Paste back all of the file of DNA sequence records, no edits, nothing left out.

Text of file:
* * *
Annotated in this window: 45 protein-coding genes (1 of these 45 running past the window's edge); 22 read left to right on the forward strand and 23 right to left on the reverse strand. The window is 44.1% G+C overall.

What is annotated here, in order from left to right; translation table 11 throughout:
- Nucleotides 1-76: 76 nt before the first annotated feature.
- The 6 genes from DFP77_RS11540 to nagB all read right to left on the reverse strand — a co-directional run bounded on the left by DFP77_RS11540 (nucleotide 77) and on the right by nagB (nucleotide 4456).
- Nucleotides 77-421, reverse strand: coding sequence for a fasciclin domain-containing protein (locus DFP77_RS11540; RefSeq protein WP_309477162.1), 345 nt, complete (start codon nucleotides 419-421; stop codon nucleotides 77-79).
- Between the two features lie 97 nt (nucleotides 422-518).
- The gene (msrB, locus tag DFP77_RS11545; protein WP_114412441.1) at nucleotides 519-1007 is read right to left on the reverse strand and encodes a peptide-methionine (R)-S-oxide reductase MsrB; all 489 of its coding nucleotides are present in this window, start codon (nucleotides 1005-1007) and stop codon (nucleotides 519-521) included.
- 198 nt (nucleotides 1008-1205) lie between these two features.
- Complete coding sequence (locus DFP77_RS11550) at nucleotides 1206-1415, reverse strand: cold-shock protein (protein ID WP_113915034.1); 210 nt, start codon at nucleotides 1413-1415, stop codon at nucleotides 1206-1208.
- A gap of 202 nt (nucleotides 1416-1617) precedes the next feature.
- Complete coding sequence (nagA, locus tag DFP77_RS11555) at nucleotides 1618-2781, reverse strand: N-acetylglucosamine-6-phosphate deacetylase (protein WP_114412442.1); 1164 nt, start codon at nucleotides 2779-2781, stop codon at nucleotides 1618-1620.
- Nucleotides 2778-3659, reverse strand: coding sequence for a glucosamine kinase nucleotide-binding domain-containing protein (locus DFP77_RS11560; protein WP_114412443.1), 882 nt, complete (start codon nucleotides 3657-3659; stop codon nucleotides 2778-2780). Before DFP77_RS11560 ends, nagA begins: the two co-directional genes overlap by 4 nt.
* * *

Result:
Annotated in this window: 45 protein-coding genes (1 of these 45 running past the window's edge); 22 read left to right on the forward strand and 23 right to left on the reverse strand. The window is 44.1% G+C overall.

What is annotated here, in order from left to right; translation table 11 throughout:
- Nucleotides 1-76: 76 nt before the first annotated feature.
- The 6 genes from DFP77_RS11540 to nagB all read right to left on the reverse strand — a co-directional run bounded on the left by DFP77_RS11540 (nucleotide 77) and on the right by nagB (nucleotide 4456).
- Nucleotides 77-421, reverse strand: coding sequence for a fasciclin domain-containing protein (locus DFP77_RS11540; RefSeq protein WP_309477162.1), 345 nt, complete (start codon nucleotides 419-421; stop codon nucleotides 77-79).
- Between the two features lie 97 nt (nucleotides 422-518).
- The gene (msrB, locus tag DFP77_RS11545; protein WP_114412441.1) at nucleotides 519-1007 is read right to left on the reverse strand and encodes a peptide-methionine (R)-S-oxide reductase MsrB; all 489 of its coding nucleotides are present in this window, start codon (nucleotides 1005-1007) and stop codon (nucleotides 519-521) included.
- 198 nt (nucleotides 1008-1205) lie between these two features.
- Complete coding sequence (locus DFP77_RS11550) at nucleotides 1206-1415, reverse strand: cold-shock protein (protein ID WP_113915034.1); 210 nt, start codon at nucleotides 1413-1415, stop codon at nucleotides 1206-1208.
- A gap of 202 nt (nucleotides 1416-1617) precedes the next feature.
- Complete coding sequence (nagA, locus tag DFP77_RS11555) at nucleotides 1618-2781, reverse strand: N-acetylglucosamine-6-phosphate deacetylase (protein WP_114412442.1); 1164 nt, start codon at nucleotides 2779-2781, stop codon at nucleotides 1618-1620.
- Nucleotides 2778-3659, reverse strand: coding sequence for a glucosamine kinase nucleotide-binding domain-containing protein (locus DFP77_RS11560; protein WP_114412443.1), 882 nt, complete (start codon nucleotides 3657-3659; stop codon nucleotides 2778-2780). Before DFP77_RS11560 ends, nagA begins: the two co-directional genes overlap by 4 nt.